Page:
Our testing methodology

Obviously, when it comes to tools that claim to recover deleted files, it’s important to test that the software can both find deleted files; and how well it recovers them. We tested Mini Tool Power Data Recovery by first creating and then permanently deleting two files to see if the software would succeed in both counts.

The first of these two files was a text file, which we called “Recoverme.txt”, containing simply a sentence of dummy text:

(No caption)

(No caption)

The second was an image, a copy of our website’s logo. This way, we would get a good measure of the tool’s ability to find and recover both small, simple files and larger, more complicated ones.

Our website's logo, which we used as part of the test.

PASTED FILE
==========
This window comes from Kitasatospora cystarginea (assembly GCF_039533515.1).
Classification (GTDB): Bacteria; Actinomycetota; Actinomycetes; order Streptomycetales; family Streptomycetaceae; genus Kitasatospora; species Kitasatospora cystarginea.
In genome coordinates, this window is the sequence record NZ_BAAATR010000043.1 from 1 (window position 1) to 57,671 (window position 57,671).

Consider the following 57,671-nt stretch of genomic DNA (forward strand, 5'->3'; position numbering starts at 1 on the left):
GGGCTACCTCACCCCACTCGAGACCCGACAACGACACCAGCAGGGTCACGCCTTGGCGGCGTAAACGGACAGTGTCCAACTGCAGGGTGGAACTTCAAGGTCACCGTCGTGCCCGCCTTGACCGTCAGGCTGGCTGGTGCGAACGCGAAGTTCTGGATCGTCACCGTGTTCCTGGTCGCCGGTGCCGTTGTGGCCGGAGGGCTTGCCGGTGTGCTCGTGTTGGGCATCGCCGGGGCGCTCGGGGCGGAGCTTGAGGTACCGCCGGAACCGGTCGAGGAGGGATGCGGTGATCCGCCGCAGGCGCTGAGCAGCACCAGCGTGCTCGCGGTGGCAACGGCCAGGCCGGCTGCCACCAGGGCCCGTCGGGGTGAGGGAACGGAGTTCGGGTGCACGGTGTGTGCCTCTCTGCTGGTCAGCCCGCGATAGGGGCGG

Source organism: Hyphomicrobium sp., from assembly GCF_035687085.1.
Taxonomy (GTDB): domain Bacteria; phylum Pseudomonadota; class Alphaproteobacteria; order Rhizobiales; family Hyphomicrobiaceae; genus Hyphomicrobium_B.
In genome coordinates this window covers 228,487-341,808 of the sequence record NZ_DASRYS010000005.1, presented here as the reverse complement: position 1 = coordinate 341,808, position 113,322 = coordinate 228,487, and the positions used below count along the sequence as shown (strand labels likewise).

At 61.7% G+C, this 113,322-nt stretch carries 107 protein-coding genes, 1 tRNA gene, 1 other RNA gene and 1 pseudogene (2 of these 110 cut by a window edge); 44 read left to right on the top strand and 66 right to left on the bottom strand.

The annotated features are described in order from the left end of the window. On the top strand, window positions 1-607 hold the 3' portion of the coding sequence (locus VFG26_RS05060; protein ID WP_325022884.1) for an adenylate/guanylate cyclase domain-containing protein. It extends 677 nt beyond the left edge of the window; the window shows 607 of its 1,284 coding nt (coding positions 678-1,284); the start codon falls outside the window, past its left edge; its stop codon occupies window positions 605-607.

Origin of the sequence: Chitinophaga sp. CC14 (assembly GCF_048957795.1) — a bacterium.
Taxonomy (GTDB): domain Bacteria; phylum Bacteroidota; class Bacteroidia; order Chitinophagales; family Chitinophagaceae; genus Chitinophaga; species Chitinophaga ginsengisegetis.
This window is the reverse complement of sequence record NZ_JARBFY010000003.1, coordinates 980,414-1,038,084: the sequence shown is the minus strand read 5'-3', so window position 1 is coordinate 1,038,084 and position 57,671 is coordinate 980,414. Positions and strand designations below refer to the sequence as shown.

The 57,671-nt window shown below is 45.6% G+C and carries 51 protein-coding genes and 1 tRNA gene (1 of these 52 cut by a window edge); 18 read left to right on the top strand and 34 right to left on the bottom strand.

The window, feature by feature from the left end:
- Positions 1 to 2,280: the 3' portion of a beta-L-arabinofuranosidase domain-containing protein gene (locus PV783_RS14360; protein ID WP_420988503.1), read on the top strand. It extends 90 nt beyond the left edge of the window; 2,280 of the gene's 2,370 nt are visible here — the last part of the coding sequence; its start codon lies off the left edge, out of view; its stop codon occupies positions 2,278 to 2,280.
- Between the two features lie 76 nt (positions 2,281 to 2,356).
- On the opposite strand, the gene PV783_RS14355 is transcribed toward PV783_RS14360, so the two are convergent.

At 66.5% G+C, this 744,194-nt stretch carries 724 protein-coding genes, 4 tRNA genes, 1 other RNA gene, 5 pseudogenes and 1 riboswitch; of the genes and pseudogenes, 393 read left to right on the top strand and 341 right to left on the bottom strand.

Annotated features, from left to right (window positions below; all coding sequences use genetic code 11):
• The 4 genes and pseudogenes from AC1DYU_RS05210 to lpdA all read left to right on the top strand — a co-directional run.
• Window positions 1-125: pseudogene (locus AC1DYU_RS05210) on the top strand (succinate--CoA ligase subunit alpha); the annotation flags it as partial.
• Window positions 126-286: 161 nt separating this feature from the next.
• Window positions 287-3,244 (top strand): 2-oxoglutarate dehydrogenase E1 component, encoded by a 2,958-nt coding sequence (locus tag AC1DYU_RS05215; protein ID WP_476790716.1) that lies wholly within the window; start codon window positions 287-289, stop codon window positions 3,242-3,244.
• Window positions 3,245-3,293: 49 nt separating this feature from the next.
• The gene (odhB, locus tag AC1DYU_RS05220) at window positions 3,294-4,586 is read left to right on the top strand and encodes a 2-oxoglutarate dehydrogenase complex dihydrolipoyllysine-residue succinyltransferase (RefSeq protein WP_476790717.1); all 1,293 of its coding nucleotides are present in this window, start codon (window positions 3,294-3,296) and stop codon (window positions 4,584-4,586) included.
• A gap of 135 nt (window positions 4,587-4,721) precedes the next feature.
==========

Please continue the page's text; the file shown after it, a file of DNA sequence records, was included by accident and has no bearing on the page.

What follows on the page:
Our website’s logo, which we used as part of the test.

Undelete Recovery

For many people, Undelete Recovery is likely to be the feature they will use the most. This tool is designed to help people recover individual files that have been permanently deleted or lost from their computer.

After clicking "Undelete Recovery" from the first screen

After clicking “Undelete Recovery” from the first screen

Upon clicking the icon for Undelete Recovery, there will be a quick loading bar, and the program will present you with a list of drives attached to your computer. Simply select the one where the lost files are found; and click Scan. As the description of the tool states, MiniTool Power Data Recovery performs a quick scan (no more than a minute in my tests on a 250GB hard drive); and then presents you with the files it has found which may be recoverable:

The same results in "List" view.

The same results in “List” view.